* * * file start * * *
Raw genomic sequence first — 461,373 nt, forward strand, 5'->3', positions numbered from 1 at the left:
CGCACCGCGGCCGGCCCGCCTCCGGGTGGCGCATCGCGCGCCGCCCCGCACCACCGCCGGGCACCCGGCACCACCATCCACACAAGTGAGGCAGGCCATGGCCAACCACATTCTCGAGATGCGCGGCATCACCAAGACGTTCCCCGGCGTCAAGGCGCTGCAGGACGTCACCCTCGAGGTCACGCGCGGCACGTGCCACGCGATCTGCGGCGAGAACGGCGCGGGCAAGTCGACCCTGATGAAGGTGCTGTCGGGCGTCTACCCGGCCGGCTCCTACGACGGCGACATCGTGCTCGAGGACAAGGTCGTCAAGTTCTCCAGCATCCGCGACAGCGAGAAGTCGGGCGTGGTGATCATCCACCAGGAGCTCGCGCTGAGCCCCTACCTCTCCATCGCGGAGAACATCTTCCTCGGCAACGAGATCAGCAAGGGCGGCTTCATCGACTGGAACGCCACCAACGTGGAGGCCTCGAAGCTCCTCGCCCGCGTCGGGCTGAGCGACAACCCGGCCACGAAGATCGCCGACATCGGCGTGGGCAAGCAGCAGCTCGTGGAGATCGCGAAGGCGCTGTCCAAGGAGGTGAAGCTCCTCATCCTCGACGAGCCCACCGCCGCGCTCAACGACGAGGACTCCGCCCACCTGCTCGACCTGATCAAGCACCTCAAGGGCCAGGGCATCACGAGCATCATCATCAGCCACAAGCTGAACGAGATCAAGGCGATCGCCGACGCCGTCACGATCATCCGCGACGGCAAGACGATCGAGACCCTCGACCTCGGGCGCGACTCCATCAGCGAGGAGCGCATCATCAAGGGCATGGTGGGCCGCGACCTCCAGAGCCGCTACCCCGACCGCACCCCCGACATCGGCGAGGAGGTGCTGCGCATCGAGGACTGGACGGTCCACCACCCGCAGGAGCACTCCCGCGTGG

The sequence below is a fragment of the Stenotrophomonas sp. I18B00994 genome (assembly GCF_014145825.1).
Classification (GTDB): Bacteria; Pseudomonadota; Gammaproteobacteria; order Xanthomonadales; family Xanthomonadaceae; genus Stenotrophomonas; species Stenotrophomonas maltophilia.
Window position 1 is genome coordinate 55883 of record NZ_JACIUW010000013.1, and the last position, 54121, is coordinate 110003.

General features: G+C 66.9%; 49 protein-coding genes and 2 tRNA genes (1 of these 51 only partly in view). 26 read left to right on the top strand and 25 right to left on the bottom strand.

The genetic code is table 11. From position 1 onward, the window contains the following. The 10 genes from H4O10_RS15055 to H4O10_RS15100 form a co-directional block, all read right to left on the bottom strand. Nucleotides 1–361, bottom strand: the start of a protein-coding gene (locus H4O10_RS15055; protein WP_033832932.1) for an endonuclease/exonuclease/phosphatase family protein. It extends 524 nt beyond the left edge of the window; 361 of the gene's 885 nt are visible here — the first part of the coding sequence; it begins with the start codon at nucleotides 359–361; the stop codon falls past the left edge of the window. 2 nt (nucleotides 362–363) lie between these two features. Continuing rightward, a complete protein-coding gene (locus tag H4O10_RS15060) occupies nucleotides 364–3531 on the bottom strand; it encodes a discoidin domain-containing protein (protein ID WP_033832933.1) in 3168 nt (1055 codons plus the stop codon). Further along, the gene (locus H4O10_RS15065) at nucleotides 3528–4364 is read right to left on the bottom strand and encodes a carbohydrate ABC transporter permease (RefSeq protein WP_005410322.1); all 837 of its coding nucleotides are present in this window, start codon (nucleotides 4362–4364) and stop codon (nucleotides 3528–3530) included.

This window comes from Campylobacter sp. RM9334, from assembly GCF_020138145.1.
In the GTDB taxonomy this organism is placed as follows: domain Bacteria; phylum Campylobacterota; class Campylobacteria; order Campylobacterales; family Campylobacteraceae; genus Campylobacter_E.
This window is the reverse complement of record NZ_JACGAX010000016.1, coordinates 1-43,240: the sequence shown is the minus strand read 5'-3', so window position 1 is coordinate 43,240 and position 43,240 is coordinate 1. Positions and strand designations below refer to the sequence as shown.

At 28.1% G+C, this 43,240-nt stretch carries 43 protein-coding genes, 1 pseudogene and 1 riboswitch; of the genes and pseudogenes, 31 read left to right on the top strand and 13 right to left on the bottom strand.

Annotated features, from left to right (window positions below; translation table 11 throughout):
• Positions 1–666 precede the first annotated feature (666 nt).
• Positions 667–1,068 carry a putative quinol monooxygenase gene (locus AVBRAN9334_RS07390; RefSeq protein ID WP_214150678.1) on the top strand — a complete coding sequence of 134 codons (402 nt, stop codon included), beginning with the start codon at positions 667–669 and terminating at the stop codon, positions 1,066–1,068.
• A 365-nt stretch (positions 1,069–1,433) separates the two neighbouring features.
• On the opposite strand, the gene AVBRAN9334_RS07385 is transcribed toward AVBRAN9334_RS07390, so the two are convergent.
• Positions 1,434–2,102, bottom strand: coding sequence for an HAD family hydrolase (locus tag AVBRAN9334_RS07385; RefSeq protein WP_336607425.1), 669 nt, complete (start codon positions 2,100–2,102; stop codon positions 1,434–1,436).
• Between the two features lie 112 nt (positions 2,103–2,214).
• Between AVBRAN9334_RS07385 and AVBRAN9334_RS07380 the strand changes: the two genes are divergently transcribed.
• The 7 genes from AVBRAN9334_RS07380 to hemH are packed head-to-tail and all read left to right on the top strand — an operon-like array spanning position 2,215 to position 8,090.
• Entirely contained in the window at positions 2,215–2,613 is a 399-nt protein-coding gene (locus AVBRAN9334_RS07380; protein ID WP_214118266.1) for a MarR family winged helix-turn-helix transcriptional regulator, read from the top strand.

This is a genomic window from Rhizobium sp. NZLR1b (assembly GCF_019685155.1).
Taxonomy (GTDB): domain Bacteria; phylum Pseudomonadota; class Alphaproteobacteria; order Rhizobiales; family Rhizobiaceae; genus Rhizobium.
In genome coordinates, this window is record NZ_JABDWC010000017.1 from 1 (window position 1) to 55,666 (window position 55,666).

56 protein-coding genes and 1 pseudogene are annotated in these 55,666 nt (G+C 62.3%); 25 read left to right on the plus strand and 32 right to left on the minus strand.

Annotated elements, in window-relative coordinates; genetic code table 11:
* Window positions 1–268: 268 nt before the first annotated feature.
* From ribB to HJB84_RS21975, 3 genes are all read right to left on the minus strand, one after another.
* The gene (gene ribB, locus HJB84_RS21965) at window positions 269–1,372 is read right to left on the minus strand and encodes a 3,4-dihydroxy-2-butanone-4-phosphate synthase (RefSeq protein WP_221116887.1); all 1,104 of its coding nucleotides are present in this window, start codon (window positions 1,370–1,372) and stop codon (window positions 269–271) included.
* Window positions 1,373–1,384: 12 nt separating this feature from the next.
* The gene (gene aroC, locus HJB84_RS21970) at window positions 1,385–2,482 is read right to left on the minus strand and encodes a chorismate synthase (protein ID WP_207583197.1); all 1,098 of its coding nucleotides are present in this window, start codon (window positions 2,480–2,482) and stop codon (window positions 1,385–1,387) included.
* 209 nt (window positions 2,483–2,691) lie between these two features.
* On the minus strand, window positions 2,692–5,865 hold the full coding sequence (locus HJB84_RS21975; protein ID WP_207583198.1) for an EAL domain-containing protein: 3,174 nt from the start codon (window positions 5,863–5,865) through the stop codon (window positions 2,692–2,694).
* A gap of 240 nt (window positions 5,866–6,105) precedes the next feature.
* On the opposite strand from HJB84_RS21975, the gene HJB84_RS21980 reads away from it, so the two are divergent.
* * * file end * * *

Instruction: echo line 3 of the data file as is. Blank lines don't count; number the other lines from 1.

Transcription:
The sequence below is a fragment of the Stenotrophomonas sp. I18B00994 genome (assembly GCF_014145825.1).